If I asked you to think of a social network, Facebook or Twitter would come to mind. Behavioral economists however are looking to expand this definition past the high-tech, globalized world by citing these new findings (source: latimes.com):
“A team of researchers has mapped out the relationships among a remote group of 205 hunter-gatherers in Tanzania who live as humans did about 10,000 years ago and found that their social networks are very much like ours, even in the absence of the complicating factors of megacities, cellphones and the Internet.”
Judging by these findings, our ancestors 10,000 years ago also preferred people who liked the same things. Cooperators, (think of your pious nun), like cooperators and dislike free-riders (think Bernie Madoff). Yes, this seems like a no brainer, but it’s actually monumental for behavioral economics. Behavioral economics is the study of economics through the lens of psychology and social behavior. Where classical economics employes methodological individualism and believes that humans are consistently rational, behavioral economics diverges claiming that humans are often selfless and highly influenced by others.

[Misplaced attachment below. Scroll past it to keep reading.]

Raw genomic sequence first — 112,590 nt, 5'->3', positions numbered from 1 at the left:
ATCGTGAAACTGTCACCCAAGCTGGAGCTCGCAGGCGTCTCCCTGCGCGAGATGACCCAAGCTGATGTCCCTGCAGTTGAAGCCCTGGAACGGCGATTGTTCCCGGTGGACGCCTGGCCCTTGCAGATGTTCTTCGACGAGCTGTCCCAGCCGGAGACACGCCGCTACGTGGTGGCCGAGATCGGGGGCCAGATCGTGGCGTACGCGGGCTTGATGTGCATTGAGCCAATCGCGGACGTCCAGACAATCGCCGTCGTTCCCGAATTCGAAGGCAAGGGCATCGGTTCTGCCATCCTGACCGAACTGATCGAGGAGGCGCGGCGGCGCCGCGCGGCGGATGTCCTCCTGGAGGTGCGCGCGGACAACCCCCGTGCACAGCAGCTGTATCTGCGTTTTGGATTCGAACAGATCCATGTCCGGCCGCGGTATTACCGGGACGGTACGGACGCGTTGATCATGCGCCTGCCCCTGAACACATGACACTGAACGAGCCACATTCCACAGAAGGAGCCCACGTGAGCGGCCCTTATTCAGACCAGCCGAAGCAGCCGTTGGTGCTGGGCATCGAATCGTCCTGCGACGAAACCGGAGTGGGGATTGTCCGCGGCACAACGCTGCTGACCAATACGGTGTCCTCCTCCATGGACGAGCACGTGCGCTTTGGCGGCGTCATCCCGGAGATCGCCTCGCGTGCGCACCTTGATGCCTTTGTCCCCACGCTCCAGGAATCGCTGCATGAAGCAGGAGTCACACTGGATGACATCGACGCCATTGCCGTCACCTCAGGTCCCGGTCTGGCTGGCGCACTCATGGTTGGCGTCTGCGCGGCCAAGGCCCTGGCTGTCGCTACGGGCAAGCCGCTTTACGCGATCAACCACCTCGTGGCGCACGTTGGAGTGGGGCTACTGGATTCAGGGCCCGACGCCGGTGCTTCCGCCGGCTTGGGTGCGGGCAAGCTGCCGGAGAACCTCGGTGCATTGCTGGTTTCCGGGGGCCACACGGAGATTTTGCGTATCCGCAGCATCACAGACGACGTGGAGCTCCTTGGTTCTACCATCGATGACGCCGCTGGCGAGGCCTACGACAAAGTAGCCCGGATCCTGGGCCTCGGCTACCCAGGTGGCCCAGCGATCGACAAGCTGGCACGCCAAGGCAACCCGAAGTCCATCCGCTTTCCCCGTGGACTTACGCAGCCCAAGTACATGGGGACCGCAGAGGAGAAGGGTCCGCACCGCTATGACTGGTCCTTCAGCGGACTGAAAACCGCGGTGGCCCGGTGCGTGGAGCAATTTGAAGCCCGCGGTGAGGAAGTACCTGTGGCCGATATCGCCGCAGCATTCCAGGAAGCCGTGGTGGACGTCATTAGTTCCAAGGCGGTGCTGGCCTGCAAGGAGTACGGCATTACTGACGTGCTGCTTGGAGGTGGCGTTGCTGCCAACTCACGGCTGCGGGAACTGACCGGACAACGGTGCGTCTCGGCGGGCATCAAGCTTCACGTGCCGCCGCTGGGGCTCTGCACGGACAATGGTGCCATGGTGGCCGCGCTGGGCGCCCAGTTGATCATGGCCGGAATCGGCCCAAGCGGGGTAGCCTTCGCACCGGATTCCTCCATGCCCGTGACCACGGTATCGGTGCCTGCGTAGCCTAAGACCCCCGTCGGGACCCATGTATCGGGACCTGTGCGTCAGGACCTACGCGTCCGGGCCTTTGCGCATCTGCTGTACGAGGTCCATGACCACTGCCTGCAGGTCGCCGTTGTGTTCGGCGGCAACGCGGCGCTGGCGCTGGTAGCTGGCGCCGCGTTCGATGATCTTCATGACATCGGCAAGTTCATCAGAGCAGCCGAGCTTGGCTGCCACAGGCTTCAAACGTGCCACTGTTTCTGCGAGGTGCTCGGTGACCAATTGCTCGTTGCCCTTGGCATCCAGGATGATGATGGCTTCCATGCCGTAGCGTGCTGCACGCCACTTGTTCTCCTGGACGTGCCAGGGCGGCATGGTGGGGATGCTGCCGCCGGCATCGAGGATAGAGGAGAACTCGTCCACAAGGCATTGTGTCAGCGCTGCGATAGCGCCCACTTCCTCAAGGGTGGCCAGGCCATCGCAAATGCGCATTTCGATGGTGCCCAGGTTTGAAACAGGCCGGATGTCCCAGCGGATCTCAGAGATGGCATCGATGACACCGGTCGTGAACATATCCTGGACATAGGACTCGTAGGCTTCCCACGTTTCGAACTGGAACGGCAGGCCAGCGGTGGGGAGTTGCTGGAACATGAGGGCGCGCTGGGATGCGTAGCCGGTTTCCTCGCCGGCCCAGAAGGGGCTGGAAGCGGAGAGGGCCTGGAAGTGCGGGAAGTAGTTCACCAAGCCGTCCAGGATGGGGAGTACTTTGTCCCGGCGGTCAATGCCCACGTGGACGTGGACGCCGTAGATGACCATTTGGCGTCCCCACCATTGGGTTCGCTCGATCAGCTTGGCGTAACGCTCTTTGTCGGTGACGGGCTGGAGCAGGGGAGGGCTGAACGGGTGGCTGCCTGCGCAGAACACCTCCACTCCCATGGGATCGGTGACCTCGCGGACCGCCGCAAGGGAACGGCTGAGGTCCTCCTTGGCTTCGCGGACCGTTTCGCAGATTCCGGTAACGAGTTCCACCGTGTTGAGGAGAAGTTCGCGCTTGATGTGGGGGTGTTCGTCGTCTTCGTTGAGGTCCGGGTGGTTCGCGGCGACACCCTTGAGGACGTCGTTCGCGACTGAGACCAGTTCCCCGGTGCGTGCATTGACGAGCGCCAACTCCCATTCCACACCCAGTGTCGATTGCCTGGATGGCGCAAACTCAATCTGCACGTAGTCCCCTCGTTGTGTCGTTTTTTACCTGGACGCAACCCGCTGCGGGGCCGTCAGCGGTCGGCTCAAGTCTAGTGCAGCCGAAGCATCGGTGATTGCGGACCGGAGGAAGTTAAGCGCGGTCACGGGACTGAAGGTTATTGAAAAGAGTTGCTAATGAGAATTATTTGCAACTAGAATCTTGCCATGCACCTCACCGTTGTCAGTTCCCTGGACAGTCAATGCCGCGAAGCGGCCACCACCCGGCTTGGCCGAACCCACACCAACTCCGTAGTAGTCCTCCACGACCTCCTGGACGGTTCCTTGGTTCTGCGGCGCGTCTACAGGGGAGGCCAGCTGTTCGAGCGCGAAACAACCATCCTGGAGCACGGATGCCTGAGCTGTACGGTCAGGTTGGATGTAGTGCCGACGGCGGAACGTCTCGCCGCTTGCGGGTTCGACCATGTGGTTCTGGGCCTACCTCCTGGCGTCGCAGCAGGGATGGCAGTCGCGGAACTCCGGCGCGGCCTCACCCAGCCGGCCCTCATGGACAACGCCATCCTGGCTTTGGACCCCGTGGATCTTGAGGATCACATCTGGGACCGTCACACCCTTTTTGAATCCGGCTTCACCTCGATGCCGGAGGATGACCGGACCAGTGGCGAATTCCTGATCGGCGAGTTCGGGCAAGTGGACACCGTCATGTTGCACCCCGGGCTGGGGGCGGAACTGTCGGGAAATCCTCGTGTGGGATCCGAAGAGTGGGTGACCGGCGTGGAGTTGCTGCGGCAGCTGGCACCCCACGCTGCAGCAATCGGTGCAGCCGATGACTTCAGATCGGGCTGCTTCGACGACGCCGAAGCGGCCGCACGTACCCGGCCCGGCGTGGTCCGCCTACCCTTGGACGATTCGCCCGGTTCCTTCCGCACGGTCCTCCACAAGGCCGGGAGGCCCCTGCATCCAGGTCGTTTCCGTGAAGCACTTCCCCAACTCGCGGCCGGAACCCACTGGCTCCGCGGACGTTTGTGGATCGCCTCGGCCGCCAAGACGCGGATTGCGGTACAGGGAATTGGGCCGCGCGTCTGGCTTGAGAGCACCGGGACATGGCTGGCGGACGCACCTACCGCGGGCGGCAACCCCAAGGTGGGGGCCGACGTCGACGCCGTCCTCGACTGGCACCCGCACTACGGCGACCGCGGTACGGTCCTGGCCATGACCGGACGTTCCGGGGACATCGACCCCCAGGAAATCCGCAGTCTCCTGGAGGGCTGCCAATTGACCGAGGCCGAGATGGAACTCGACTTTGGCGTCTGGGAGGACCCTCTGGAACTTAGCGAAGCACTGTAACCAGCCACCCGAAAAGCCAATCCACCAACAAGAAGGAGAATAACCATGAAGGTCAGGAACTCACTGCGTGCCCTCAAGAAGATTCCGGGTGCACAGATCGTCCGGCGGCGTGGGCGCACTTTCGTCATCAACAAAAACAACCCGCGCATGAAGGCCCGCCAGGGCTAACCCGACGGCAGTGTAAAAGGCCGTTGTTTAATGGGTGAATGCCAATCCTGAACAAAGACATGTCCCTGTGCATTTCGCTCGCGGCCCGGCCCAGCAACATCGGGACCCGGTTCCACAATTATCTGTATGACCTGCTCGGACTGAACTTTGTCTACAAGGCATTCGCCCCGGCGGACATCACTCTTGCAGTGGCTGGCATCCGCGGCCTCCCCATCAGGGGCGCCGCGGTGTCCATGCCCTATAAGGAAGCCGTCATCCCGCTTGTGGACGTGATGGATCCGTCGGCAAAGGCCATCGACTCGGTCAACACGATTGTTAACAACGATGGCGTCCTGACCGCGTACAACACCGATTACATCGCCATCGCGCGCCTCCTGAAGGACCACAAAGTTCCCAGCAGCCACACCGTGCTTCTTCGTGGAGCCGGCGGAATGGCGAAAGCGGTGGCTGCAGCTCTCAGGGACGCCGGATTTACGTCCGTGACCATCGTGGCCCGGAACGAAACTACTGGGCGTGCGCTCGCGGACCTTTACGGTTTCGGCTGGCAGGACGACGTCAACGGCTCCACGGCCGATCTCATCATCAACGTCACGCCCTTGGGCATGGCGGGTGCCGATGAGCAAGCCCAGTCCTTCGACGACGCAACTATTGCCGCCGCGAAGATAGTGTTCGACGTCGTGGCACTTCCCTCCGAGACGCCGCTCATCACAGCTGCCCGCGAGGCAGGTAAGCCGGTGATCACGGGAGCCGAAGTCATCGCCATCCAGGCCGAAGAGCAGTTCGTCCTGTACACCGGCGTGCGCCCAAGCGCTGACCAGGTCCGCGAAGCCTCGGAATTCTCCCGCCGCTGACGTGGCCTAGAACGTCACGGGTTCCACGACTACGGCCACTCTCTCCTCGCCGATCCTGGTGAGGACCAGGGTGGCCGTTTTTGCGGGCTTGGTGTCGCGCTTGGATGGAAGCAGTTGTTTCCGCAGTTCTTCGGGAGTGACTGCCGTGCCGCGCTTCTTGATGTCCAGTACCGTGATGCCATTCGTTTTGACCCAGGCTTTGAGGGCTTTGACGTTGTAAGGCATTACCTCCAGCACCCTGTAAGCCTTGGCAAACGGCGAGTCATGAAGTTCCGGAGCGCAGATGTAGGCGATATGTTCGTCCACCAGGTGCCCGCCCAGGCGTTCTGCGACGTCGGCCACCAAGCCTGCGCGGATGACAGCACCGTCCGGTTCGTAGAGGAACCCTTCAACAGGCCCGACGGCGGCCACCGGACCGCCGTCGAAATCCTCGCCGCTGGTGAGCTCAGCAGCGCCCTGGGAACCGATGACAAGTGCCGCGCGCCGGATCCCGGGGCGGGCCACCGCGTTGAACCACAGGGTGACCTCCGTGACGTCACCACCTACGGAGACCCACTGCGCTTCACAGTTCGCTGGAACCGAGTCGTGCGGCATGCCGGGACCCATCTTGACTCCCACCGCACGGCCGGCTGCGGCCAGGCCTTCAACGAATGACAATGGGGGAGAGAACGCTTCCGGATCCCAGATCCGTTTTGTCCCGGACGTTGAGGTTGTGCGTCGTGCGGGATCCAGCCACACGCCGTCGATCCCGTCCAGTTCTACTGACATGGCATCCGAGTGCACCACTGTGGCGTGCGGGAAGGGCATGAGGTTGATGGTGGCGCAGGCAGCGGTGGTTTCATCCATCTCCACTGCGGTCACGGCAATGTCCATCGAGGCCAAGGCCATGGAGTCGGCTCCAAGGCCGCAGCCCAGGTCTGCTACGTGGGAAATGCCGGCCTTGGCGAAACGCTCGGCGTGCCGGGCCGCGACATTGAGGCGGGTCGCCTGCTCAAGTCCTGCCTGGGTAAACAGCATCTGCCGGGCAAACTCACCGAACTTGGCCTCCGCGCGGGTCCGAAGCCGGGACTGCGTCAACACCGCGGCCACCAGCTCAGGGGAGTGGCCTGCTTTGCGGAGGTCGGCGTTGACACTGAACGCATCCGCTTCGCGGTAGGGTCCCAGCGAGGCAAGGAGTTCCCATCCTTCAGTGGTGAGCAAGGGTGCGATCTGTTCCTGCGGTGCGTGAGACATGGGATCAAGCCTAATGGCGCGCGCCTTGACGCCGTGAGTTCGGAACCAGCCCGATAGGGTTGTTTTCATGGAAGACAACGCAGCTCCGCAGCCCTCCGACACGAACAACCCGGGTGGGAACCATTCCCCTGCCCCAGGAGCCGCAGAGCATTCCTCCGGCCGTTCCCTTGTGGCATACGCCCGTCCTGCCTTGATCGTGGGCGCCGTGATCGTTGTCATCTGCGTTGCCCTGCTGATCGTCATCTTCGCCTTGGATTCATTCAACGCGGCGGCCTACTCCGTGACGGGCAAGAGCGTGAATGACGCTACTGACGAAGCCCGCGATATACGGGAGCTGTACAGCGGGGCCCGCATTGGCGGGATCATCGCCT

In research, behavioral economists have been confined to using undergrads in social experiments. If these findings are correct that humans naturally align themselves in similar social network patterns, then behavioral economists can use networks to model and predict macro-economic behavior. The macroeconomy has displayed frequent fragility to human irrational behavior, such as the creation of bubbles in the stock market, or consumer preferences that are manipulated by advertisements. If networks can shed some light onto this activity, it can drastically change the way we perceive economics and human behavior.